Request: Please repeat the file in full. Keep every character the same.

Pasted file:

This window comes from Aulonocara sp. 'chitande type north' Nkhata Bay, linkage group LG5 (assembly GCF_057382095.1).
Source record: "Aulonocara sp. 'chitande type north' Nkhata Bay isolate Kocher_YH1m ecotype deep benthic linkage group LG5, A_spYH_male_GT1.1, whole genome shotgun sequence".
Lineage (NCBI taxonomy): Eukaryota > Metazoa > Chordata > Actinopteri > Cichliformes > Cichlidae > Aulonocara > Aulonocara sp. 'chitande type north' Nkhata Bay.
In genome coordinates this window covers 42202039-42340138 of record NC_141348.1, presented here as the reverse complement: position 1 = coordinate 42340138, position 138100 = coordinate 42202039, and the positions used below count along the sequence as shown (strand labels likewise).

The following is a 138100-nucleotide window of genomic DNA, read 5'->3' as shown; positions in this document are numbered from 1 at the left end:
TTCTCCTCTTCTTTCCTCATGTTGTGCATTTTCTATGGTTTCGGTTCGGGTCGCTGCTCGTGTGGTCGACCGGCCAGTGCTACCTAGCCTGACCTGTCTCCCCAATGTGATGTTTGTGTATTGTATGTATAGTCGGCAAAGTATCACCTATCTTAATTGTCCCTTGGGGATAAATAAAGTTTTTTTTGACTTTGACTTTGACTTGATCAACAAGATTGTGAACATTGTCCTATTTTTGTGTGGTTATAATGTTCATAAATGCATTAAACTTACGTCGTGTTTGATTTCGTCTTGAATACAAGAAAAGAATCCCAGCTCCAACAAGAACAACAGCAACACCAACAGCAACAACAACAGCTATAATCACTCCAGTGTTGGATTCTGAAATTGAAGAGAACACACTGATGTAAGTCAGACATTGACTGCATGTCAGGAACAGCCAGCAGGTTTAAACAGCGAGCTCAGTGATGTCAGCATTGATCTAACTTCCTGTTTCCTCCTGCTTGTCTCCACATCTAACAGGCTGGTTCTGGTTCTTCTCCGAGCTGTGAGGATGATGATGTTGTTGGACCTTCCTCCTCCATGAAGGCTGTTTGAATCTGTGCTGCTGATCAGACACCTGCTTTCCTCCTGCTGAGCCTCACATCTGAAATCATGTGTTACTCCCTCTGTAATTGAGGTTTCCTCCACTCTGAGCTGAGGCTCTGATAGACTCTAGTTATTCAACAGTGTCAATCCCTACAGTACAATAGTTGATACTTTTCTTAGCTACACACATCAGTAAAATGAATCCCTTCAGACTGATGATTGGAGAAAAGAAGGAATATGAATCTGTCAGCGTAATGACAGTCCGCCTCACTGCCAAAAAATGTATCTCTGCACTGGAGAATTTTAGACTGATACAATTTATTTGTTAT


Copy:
This window comes from Aulonocara sp. 'chitande type north' Nkhata Bay, linkage group LG5 (assembly GCF_057382095.1).
Source record: "Aulonocara sp. 'chitande type north' Nkhata Bay isolate Kocher_YH1m ecotype deep benthic linkage group LG5, A_spYH_male_GT1.1, whole genome shotgun sequence".
Lineage (NCBI taxonomy): Eukaryota > Metazoa > Chordata > Actinopteri > Cichliformes > Cichlidae > Aulonocara > Aulonocara sp. 'chitande type north' Nkhata Bay.
In genome coordinates this window covers 42202039-42340138 of record NC_141348.1, presented here as the reverse complement: position 1 = coordinate 42340138, position 138100 = coordinate 42202039, and the positions used below count along the sequence as shown (strand labels likewise).

The following is a 138100-nucleotide window of genomic DNA, read 5'->3' as shown; positions in this document are numbered from 1 at the left end:
TTCTCCTCTTCTTTCCTCATGTTGTGCATTTTCTATGGTTTCGGTTCGGGTCGCTGCTCGTGTGGTCGACCGGCCAGTGCTACCTAGCCTGACCTGTCTCCCCAATGTGATGTTTGTGTATTGTATGTATAGTCGGCAAAGTATCACCTATCTTAATTGTCCCTTGGGGATAAATAAAGTTTTTTTTGACTTTGACTTTGACTTGATCAACAAGATTGTGAACATTGTCCTATTTTTGTGTGGTTATAATGTTCATAAATGCATTAAACTTACGTCGTGTTTGATTTCGTCTTGAATACAAGAAAAGAATCCCAGCTCCAACAAGAACAACAGCAACACCAACAGCAACAACAACAGCTATAATCACTCCAGTGTTGGATTCTGAAATTGAAGAGAACACACTGATGTAAGTCAGACATTGACTGCATGTCAGGAACAGCCAGCAGGTTTAAACAGCGAGCTCAGTGATGTCAGCATTGATCTAACTTCCTGTTTCCTCCTGCTTGTCTCCACATCTAACAGGCTGGTTCTGGTTCTTCTCCGAGCTGTGAGGATGATGATGTTGTTGGACCTTCCTCCTCCATGAAGGCTGTTTGAATCTGTGCTGCTGATCAGACACCTGCTTTCCTCCTGCTGAGCCTCACATCTGAAATCATGTGTTACTCCCTCTGTAATTGAGGTTTCCTCCACTCTGAGCTGAGGCTCTGATAGACTCTAGTTATTCAACAGTGTCAATCCCTACAGTACAATAGTTGATACTTTTCTTAGCTACACACATCAGTAAAATGAATCCCTTCAGACTGATGATTGGAGAAAAGAAGGAATATGAATCTGTCAGCGTAATGACAGTCCGCCTCACTGCCAAAAAATGTATCTCTGCACTGGAGAATTTTAGACTGATACAATTTATTTGTTAT